Grandparents and other home-based carers should be paid to look after youngsters, the former cabinet minister Stephen Byers suggested yesterday.
The former transport minister said parents employing a nanny should also receive state help in an attempt to increase the amount of child care.
He supported plans, hinted at by the Children's Minister, Margaret Hodge, to charge middle-class parents so child care can be free for less well-off families.
The move would allow the Government to extend its pledge of a childcare place for every three and four-year-old.
Writing in left-wing magazine Tribune, Mr Byers underlined "weaknesses" in the Government's childcare strategy. He said: "We still have a childcare lottery in this country with access to child care depending on where families live, level of income and whom they work for.
"The reality is that we have too many children missing out on the benefits of quality child care with research showing how children's learning, emotional and social development prosper with good quality care. If we are serious about providing universal child care soparents have a genuine choice at a price they can afford, we need to re-think the national childcare strategy."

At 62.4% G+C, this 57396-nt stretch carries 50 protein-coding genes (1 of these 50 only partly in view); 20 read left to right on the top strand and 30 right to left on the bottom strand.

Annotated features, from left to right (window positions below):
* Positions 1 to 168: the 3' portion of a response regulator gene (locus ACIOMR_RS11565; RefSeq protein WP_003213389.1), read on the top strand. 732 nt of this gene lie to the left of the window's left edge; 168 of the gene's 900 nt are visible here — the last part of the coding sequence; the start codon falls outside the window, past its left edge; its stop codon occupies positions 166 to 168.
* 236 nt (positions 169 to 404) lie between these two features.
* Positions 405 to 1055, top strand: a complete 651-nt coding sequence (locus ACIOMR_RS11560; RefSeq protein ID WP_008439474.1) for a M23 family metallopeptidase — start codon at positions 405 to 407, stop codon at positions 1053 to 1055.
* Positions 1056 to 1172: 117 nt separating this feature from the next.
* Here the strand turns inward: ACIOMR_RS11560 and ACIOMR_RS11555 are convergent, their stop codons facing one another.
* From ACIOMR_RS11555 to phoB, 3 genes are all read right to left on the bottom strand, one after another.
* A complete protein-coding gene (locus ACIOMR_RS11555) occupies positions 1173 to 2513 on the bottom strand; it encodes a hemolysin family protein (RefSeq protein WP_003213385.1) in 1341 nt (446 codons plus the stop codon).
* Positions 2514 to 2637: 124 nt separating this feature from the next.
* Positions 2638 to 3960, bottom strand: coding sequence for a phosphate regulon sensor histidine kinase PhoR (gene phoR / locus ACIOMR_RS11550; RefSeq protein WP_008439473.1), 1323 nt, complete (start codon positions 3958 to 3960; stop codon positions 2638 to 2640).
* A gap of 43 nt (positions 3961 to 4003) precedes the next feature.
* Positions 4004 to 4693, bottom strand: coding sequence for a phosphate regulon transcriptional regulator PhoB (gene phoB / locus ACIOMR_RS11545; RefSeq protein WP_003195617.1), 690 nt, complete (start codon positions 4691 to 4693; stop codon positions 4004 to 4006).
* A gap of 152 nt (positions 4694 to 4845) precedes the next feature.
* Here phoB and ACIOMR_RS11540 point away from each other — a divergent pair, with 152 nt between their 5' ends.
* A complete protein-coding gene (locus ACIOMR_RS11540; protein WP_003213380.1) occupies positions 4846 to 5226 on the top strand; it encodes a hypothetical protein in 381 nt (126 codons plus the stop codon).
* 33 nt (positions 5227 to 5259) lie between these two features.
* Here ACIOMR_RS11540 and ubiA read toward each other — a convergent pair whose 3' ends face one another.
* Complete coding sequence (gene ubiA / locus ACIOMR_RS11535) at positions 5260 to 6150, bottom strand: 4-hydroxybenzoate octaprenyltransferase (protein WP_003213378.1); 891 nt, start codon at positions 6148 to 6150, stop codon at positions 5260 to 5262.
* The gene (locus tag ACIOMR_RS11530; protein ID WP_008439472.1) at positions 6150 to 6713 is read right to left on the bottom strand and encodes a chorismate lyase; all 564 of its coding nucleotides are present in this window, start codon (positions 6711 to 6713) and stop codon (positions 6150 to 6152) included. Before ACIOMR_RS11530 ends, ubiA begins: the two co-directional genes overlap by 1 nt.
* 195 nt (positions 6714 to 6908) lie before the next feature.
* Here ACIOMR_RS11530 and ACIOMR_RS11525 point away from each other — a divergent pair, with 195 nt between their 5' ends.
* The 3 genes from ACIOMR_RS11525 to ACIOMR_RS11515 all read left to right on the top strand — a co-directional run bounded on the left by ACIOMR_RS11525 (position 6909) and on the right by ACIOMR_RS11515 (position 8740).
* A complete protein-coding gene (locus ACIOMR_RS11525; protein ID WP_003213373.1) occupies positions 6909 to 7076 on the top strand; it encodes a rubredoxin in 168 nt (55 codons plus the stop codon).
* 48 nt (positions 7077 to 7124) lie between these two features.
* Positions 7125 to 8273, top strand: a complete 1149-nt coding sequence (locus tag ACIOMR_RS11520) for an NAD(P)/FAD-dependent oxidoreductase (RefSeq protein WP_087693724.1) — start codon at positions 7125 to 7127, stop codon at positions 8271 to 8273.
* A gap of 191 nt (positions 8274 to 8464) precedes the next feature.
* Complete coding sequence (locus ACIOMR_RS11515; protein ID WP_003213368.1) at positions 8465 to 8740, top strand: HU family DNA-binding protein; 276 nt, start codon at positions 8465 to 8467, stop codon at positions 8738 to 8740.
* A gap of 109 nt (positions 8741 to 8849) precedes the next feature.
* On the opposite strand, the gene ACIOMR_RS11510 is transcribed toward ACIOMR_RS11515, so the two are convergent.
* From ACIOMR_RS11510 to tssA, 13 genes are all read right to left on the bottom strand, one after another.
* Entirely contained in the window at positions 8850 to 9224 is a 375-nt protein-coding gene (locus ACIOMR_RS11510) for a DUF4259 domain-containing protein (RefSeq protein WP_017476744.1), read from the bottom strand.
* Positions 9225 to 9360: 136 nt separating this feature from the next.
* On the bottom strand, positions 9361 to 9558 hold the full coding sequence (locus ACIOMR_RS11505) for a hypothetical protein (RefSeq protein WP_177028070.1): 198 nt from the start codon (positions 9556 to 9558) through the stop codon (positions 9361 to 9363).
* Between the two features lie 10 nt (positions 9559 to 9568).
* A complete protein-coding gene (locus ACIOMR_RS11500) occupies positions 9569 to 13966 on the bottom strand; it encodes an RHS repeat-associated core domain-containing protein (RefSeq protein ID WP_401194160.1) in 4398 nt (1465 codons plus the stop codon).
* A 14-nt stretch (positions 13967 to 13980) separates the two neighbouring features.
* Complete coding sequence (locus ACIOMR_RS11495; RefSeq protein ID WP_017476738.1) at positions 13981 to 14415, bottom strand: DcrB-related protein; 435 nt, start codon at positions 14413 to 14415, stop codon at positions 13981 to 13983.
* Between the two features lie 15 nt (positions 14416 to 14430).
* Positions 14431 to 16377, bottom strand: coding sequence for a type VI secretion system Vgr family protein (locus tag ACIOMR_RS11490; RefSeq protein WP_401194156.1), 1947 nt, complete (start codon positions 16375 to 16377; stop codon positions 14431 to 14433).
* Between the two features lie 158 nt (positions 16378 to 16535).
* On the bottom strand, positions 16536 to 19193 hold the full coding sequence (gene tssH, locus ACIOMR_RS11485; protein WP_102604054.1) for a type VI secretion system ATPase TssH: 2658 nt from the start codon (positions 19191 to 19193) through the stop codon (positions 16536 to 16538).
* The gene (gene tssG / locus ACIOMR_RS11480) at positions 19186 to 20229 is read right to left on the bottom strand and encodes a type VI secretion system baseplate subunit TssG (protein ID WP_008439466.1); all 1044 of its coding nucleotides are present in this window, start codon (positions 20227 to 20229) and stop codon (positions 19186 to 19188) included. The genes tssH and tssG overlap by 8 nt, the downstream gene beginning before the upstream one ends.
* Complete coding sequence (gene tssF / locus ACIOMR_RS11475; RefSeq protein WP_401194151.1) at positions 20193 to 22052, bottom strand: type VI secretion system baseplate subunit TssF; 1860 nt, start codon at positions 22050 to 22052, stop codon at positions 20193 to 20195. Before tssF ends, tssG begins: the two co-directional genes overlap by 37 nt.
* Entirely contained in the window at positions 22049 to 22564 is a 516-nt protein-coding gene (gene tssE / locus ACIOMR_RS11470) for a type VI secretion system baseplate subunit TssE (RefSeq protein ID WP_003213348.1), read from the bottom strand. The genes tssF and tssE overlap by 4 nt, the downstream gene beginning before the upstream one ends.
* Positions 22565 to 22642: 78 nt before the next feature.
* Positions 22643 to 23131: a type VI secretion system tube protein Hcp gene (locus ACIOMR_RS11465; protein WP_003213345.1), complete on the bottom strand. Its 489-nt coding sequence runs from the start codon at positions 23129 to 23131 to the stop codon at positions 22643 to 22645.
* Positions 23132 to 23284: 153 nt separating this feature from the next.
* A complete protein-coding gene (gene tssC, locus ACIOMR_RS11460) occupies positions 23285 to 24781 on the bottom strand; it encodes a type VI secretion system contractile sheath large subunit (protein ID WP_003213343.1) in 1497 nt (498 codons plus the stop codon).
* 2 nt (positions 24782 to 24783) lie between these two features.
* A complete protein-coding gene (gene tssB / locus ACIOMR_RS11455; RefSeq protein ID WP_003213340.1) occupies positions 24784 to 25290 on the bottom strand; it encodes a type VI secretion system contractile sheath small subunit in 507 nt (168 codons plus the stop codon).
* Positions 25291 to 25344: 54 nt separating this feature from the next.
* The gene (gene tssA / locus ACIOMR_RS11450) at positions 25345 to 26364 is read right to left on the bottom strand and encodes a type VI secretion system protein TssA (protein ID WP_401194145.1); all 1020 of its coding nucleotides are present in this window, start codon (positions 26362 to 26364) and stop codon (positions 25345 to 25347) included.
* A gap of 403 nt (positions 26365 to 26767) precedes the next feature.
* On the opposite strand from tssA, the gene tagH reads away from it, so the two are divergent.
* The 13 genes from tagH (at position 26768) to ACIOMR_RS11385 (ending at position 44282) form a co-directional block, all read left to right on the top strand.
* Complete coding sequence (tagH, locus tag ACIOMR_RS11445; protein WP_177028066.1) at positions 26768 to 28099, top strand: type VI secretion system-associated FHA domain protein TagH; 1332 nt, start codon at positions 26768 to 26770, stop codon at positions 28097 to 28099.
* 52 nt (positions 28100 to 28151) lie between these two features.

Mr Byers warned: "Whilst places would be free to those on a low income, it would be reasonable to expect an income-related contribution from those who can afford it in order to have the additional places available and avoid the often prohibitively expensive private sector.
"This is a good example of where the concept of co-payment for public services, often spoken about by the Prime Minister, would have broad and popular support.
"Support should be extended to cover home-based child carers which would include nannies and informal child care. This would be a recognition that this is sometimes the only form of child care suitable for people working irregular hours.
"Thought needs to be given to those nuts and bolts questions like how to recruit and retain a high quality workforce; what kind of regulatory regime should be in place and how schools can play an extended role."